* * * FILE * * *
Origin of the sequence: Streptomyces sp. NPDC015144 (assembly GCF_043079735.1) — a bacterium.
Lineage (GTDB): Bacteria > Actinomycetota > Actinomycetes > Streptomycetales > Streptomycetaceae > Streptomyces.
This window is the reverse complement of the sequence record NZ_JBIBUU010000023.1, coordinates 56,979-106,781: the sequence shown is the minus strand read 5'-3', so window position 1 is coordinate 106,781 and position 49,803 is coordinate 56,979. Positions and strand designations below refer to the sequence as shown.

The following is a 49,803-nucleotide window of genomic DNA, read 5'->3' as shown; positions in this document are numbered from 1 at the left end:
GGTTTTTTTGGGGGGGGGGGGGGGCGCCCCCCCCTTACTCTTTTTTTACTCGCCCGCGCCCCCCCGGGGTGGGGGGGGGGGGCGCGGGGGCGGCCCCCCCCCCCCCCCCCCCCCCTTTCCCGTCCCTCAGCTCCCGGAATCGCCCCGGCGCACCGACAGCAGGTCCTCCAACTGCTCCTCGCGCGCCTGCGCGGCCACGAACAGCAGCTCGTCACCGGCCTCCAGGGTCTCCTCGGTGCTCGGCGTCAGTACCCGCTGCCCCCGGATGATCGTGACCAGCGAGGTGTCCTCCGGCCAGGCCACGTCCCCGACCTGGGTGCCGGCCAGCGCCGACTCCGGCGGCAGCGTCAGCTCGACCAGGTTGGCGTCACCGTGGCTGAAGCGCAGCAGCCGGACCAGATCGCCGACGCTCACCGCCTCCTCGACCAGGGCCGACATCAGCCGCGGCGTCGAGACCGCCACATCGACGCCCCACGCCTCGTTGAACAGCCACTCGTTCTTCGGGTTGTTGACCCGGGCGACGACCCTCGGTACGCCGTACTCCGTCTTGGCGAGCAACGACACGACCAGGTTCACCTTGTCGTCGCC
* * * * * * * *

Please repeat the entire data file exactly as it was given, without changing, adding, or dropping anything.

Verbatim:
Origin of the sequence: Streptomyces sp. NPDC015144 (assembly GCF_043079735.1) — a bacterium.
Lineage (GTDB): Bacteria > Actinomycetota > Actinomycetes > Streptomycetales > Streptomycetaceae > Streptomyces.
This window is the reverse complement of the sequence record NZ_JBIBUU010000023.1, coordinates 56,979-106,781: the sequence shown is the minus strand read 5'-3', so window position 1 is coordinate 106,781 and position 49,803 is coordinate 56,979. Positions and strand designations below refer to the sequence as shown.

The following is a 49,803-nucleotide window of genomic DNA, read 5'->3' as shown; positions in this document are numbered from 1 at the left end:
GGTTTTTTTGGGGGGGGGGGGGGGCGCCCCCCCCTTACTCTTTTTTTACTCGCCCGCGCCCCCCCGGGGTGGGGGGGGGGGGCGCGGGGGCGGCCCCCCCCCCCCCCCCCCCCCCTTTCCCGTCCCTCAGCTCCCGGAATCGCCCCGGCGCACCGACAGCAGGTCCTCCAACTGCTCCTCGCGCGCCTGCGCGGCCACGAACAGCAGCTCGTCACCGGCCTCCAGGGTCTCCTCGGTGCTCGGCGTCAGTACCCGCTGCCCCCGGATGATCGTGACCAGCGAGGTGTCCTCCGGCCAGGCCACGTCCCCGACCTGGGTGCCGGCCAGCGCCGACTCCGGCGGCAGCGTCAGCTCGACCAGGTTGGCGTCACCGTGGCTGAAGCGCAGCAGCCGGACCAGATCGCCGACGCTCACCGCCTCCTCGACCAGGGCCGACATCAGCCGCGGCGTCGAGACCGCCACATCGACGCCCCACGCCTCGTTGAACAGCCACTCGTTCTTCGGGTTGTTGACCCGGGCGACGACCCTCGGTACGCCGTACTCCGTCTTGGCGAGCAACGACACGACCAGGTTCACCTTGTCGTCGCC